Toning up and losing weight aren't quite the same. Weight loss is straightforward as it simply involves lowering your body weight, which can be done by dieting alone. Toning however is a different matter. For a toned physique, you need tight, defined muscles, which means hitting the gym for some resistance training. Cardio may be the way many choose to lose weight, but making weight training a mainstay in your gym routine can complement your cardio routine and will lead to faster results both in terms of weight loss and toning.
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Decide how many days you can get to the gym each week. Ideally you need a minimum of three days and a maximum of six. Dedicate three weekly sessions to weight training. Make these total-body workouts, in which you work every major muscle group in a single session. This burns more calories and fat than training just one or two muscle groups each workout, writes trainer Nate Green in "Built for Show." Leave at least one day between each weights workout. For your cardio, the American College of Sports Medicine recommends three 20- to 60-minute sessions of vigorous activity each week. If you can get to the gym six times per week, perform weights and cardio on different days; if not, then do both in each workout.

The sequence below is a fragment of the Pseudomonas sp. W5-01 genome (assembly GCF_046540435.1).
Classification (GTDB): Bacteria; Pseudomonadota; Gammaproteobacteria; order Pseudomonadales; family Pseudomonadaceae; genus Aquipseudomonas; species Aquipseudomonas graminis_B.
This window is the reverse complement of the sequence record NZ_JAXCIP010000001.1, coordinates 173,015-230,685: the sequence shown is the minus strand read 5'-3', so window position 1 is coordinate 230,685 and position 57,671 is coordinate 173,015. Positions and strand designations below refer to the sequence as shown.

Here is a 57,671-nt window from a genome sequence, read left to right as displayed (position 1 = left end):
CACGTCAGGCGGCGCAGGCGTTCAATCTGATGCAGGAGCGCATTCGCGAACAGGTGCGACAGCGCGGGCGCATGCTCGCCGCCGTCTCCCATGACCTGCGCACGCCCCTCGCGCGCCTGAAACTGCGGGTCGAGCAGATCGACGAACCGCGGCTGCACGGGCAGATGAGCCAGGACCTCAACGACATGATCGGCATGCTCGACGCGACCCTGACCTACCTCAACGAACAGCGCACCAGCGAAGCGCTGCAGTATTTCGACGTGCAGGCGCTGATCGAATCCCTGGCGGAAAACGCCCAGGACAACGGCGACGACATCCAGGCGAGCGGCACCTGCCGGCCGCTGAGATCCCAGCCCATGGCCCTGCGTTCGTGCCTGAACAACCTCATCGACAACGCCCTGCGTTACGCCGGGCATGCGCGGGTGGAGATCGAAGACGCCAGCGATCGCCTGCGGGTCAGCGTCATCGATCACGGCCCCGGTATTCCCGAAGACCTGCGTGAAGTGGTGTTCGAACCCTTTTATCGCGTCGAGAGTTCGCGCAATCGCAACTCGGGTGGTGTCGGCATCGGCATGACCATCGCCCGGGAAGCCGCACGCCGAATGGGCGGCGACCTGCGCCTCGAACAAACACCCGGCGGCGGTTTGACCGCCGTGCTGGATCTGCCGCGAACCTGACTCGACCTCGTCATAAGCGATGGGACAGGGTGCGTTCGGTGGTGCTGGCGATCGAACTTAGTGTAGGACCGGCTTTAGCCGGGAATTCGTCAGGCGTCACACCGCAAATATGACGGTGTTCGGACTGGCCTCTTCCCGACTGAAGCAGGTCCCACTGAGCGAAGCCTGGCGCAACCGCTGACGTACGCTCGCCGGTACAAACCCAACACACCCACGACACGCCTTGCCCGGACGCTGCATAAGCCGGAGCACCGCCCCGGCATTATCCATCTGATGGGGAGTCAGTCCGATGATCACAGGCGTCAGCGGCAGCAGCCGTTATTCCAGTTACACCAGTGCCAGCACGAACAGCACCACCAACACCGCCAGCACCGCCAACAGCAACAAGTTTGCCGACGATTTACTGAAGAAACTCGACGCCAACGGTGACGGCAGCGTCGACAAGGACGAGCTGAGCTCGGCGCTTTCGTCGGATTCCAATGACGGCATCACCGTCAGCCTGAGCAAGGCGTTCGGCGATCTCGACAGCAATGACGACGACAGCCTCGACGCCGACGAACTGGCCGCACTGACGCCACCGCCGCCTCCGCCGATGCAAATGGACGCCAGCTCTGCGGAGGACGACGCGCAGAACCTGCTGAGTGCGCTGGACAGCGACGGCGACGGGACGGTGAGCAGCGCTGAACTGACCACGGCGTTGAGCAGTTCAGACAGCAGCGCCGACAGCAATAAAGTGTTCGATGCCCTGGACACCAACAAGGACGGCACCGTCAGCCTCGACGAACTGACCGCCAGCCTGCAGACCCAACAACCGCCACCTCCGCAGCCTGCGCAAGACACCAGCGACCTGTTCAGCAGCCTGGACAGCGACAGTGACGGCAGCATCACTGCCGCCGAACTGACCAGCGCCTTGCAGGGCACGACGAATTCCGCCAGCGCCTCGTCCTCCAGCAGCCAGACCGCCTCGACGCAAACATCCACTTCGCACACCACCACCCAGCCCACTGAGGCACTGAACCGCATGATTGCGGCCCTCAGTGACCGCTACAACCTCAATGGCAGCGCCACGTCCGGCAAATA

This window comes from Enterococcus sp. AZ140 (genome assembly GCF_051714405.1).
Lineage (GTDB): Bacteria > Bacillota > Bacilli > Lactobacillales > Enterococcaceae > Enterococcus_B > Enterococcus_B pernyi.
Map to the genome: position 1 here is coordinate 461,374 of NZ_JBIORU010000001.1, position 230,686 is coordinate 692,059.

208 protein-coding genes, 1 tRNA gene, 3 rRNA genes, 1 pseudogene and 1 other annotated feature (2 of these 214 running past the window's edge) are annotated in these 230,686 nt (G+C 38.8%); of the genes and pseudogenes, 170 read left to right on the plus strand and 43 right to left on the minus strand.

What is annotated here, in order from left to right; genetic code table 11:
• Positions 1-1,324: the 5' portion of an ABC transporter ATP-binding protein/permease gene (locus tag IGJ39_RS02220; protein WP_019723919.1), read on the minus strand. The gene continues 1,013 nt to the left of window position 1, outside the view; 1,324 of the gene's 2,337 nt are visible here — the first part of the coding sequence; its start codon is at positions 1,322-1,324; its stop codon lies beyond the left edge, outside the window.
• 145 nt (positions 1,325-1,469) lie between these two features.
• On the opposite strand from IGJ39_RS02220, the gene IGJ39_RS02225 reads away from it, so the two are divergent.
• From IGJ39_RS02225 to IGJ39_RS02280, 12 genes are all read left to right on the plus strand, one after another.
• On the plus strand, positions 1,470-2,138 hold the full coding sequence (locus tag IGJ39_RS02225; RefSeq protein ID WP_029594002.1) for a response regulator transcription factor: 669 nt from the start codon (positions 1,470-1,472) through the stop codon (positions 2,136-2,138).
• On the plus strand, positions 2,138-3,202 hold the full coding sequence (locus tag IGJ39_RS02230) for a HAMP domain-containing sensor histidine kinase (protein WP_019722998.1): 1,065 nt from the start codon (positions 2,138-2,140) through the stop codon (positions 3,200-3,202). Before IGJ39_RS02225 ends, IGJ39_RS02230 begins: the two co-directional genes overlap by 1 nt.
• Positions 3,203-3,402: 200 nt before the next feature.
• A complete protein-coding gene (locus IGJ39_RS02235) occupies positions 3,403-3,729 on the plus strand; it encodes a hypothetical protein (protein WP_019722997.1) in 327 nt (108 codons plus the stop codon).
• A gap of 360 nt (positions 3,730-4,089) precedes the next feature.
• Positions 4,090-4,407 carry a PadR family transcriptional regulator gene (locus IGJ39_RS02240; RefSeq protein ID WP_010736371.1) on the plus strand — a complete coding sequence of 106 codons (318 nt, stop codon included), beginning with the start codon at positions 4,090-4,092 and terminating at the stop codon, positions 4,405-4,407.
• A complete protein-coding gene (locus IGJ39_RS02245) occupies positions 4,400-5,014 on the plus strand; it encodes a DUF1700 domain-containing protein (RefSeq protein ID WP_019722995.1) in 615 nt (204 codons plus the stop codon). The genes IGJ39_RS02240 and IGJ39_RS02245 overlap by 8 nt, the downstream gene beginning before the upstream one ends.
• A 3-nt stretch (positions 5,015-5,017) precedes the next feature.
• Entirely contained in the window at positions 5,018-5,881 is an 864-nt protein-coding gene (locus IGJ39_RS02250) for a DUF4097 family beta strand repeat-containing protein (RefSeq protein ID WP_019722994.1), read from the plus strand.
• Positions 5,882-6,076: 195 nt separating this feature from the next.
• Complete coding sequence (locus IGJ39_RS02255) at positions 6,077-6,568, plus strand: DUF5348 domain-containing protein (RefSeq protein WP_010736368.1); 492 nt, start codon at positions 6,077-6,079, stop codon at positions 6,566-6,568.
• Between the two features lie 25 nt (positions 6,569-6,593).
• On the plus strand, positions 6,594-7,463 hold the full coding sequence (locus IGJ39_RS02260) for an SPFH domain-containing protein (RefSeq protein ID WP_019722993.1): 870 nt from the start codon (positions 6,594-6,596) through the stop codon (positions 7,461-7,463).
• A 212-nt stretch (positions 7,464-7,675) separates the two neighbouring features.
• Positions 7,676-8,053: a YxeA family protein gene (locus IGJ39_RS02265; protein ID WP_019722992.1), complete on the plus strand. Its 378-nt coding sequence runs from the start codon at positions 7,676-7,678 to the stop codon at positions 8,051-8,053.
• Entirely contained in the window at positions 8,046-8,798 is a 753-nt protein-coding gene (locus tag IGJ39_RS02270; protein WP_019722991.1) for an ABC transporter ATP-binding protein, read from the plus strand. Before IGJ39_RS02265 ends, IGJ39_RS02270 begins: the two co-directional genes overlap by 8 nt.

The best method for weight training is to choose multi-joint exercises that hit lots of different muscle groups, notes trainer Jacqueline Silvestri Banks on the Fox News website. Moves such as squats, lunges, deadlifts, pushups and rows should make up the majority of your program. Perform two lower-body and three or four upper-body exercises each session, each for three to four sets of six to 10 repetitions. This goes against the traditional recommendation of using light weights for higher reps for toning, but lifting heavier provides a greater anabolic response, which actually leads to faster fat burning, notes Banks.
For weight loss and toning cardio, you can't beat interval training. Increasing your cardio intensity by doing intervals not only saves you time, but also means you keep burning fat long after you finish your session, says strength coach Jeremy DuVall on the "Mens Fitness" website. Interval training involves alternating between all-out bursts of maximum effort and slightly longer, slightly easier bouts of cardio. After a warmup, work at maximum intensity for 10 seconds, then ease back into a steady speed for one minute and 20 seconds. Repeat this protocol for 20 minutes. The beauty of interval training is that you can use any gym cardio machine, or try something a little different such as sprinting outside.
Diet is key too -- you won't lose weight and tone up unless you also reduce your food intake. Get rid of the junk food from your diet, focus on unprocessed foods that keep you feeling full, such as vegetables and fruits, lean meats, dairy and whole grains. Aim to lose 1 to 2 pounds per week; you'll need to cut 3,500 calories to lose 1 pound of fat. Reducing your daily calorie intake by 500 will yield a 1-pound loss each week; adding exercise should take you closer to the 2-pounds per week mark. If you hit a weight loss plateau, add 10 to 40 minutes of moderate-intensity cardio after each interval workout.